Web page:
UNITED STATES—Reader Alert: This week, I, Toni King received a letter from the Social Security office regarding my special needs sister’s benefits and an amazing SCAM ALERT was on the back of the envelope that her Social Security letter was in. I felt it was my duty to America and the Toni Says newspaper article readers to let you know what Social Security is saying.
Here is what is written on the back of the Social Security envelope which I received “!!!SCAM ALERT!!! Scammers are pretending to be government employees. They may threaten you and may demand immediate payment to avoid arrest or other legal actions. Do not be fooled! If you receive a suspicious call: 1. HANG UP! 2. DO NOT GIVE THEM MONEY OR PERSONAL INFORMATION! 3. REPORT THE SCAM AT OIG.SSA.GOV.”
On March 27, 2020, Inspector General Gail Ennis of Social Security released a news release from the Social Security Administration warning about new Social Security Benefit Suspension Scams that America needs to be aware of. She said: “Today, I am warning the public about fraudulent letters threatening suspension of Social Security benefits due to COVID-19 or coronavirus-related office closures. Social Security will not suspend or discontinue benefits because Social Security offices are closed.
The Social Security Office of the Inspector General has received reports that Social Security beneficiaries have received letters through the U.S. Mail stating their payments will be suspended or discontinued unless they call a phone number referenced in the letter. Scammers may then mislead beneficiaries into providing personal information or payment via retail gift cards, wire transfers, internet currency, or by mailing cash, to maintain regular benefit payments during this period of COVID-19 office closures.
As of Tuesday, March 17, 2020, local Social Security offices are closed to the public due to COVID-19 concerns. However, Social Security employees continue to work. Social Security will not suspend or decrease Social Security benefit payments or Supplemental Security Income payments due to the current COVID-19 pandemic. Any communication you receive that says Social Security will do so is a scam, whether you receive it by letter, text, email, or phone call.”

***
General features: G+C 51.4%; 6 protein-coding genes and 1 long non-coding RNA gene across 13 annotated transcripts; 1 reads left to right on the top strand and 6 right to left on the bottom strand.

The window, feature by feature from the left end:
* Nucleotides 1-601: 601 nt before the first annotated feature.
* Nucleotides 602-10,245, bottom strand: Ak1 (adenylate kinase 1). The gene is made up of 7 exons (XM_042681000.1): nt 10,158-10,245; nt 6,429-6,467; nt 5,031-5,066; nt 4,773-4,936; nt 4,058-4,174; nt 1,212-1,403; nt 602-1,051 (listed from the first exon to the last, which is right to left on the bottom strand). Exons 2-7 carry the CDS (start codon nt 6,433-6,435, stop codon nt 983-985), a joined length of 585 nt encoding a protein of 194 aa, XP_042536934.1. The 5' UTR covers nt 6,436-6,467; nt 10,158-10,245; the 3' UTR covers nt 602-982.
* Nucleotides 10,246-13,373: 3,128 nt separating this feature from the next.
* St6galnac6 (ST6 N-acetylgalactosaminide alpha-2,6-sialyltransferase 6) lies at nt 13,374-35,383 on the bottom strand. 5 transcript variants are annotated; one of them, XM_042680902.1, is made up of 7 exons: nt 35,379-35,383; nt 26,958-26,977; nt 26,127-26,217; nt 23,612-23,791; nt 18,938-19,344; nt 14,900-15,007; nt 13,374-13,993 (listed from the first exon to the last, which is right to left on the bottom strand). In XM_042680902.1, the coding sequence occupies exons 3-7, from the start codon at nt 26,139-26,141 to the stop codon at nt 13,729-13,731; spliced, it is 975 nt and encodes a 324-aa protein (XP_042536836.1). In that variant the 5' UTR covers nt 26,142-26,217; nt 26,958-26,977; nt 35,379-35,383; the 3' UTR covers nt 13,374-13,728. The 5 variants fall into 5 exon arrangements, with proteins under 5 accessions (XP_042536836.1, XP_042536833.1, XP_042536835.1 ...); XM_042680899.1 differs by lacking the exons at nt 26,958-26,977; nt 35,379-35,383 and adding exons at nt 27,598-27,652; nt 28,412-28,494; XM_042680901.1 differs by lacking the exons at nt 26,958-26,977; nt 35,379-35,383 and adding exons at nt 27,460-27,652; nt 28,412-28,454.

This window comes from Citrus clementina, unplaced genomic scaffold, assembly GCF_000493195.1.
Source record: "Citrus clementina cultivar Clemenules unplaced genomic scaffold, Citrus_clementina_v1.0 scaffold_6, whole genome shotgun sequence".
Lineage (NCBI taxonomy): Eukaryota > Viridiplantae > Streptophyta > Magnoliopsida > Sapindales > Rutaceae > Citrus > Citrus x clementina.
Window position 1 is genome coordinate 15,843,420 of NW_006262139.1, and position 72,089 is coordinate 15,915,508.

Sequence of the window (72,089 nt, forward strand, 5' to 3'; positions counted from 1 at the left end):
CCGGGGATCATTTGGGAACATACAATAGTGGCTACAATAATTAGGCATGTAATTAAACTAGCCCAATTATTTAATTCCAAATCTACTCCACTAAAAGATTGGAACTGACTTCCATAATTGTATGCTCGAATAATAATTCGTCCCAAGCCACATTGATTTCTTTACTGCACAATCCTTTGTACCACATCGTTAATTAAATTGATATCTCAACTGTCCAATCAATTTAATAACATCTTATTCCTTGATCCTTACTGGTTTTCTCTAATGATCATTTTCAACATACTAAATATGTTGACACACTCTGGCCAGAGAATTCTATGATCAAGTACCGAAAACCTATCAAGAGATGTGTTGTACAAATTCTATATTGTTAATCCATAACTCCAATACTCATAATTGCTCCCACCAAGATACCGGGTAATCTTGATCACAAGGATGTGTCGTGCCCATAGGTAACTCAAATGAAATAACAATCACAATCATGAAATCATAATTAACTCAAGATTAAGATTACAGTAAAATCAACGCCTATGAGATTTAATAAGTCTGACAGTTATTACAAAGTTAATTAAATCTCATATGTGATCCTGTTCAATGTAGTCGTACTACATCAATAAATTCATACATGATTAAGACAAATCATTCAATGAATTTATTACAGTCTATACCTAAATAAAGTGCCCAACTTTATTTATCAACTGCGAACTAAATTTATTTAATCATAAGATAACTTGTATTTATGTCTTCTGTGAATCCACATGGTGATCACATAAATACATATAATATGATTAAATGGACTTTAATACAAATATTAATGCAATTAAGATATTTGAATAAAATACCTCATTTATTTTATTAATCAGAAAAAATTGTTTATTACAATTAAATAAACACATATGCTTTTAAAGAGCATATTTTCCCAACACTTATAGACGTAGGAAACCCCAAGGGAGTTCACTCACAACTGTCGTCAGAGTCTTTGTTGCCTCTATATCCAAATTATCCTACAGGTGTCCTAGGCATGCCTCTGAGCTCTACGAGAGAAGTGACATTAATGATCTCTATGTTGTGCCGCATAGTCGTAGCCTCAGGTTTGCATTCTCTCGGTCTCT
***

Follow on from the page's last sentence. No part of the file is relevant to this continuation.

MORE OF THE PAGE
Toni Says article readers, please be aware that phone numbers referenced in these fraudulent letters are NOT the Social Security office and please DO NOT CALL THESE NUMBERS AND GIVE ANY PERSONAL INFORMATION!!
Also, in the press release it stated that Social Security will never:
- Threaten you with benefit suspension, arrest, or other legal action unless you pay a fine or fee.
- Promise a benefit increase or other assistance in exchange for payment.
- Require payment by retail gift card, cash, wire transfer, internet currency, or prepaid debit card.
- Demand secrecy from you in handling a Social Security-related problem.
- Send official letters or reports containing personally identifiable information via email.
The Inspector General’s news release also stated that if you receive a letter, text, call or email that you believe to be suspicious, about an alleged problem with your Social Security number, account, or payments, hang up or do not respond. Social Security is asking Americans to please share this information with your friends and family to help spread awareness about Social Security scams.
Please fill out scam report of a Social Security scam by using the dedicated online form at http://oig.ssa.gov. It states on the Office of the Inspector General website that by educating yourself and learning how to identify and report various schemes, then you can stay “several steps” ahead of scam artists!
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